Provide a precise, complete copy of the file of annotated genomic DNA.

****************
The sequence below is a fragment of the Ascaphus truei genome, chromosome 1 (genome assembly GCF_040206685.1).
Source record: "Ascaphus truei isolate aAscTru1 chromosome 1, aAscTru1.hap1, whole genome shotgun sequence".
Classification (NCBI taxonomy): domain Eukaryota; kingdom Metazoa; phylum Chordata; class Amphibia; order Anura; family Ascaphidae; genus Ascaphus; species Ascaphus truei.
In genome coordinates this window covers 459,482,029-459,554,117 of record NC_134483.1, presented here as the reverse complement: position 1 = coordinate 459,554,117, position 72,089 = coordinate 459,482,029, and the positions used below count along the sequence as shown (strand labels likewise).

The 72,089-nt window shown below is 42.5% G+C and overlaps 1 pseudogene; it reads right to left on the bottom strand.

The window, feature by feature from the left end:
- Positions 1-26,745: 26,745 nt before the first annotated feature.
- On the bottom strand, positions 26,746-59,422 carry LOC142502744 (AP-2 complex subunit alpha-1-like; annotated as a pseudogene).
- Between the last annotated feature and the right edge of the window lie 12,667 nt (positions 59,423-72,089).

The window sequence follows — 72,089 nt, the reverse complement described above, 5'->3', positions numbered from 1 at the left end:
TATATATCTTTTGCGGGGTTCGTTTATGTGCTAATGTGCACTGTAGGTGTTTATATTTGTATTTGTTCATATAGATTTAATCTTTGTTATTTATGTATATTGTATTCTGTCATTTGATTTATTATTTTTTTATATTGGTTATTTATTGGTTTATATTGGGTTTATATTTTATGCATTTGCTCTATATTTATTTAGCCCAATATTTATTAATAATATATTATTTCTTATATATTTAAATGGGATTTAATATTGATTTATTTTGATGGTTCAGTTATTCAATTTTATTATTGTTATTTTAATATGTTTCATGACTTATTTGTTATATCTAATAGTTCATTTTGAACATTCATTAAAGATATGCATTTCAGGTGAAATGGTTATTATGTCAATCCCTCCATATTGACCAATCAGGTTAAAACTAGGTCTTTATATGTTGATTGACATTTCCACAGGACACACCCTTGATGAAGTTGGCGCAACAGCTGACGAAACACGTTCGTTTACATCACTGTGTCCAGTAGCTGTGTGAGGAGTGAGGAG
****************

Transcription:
The sequence below is a fragment of the Ascaphus truei genome, chromosome 1 (genome assembly GCF_040206685.1).
Source record: "Ascaphus truei isolate aAscTru1 chromosome 1, aAscTru1.hap1, whole genome shotgun sequence".
Classification (NCBI taxonomy): domain Eukaryota; kingdom Metazoa; phylum Chordata; class Amphibia; order Anura; family Ascaphidae; genus Ascaphus; species Ascaphus truei.
In genome coordinates this window covers 459,482,029-459,554,117 of record NC_134483.1, presented here as the reverse complement: position 1 = coordinate 459,554,117, position 72,089 = coordinate 459,482,029, and the positions used below count along the sequence as shown (strand labels likewise).

The 72,089-nt window shown below is 42.5% G+C and overlaps 1 pseudogene; it reads right to left on the bottom strand.

The window, feature by feature from the left end:
- Positions 1-26,745: 26,745 nt before the first annotated feature.
- On the bottom strand, positions 26,746-59,422 carry LOC142502744 (AP-2 complex subunit alpha-1-like; annotated as a pseudogene).
- Between the last annotated feature and the right edge of the window lie 12,667 nt (positions 59,423-72,089).

The window sequence follows — 72,089 nt, the reverse complement described above, 5'->3', positions numbered from 1 at the left end:
TATATATCTTTTGCGGGGTTCGTTTATGTGCTAATGTGCACTGTAGGTGTTTATATTTGTATTTGTTCATATAGATTTAATCTTTGTTATTTATGTATATTGTATTCTGTCATTTGATTTATTATTTTTTTATATTGGTTATTTATTGGTTTATATTGGGTTTATATTTTATGCATTTGCTCTATATTTATTTAGCCCAATATTTATTAATAATATATTATTTCTTATATATTTAAATGGGATTTAATATTGATTTATTTTGATGGTTCAGTTATTCAATTTTATTATTGTTATTTTAATATGTTTCATGACTTATTTGTTATATCTAATAGTTCATTTTGAACATTCATTAAAGATATGCATTTCAGGTGAAATGGTTATTATGTCAATCCCTCCATATTGACCAATCAGGTTAAAACTAGGTCTTTATATGTTGATTGACATTTCCACAGGACACACCCTTGATGAAGTTGGCGCAACAGCTGACGAAACACGTTCGTTTACATCACTGTGTCCAGTAGCTGTGTGAGGAGTGAGGAG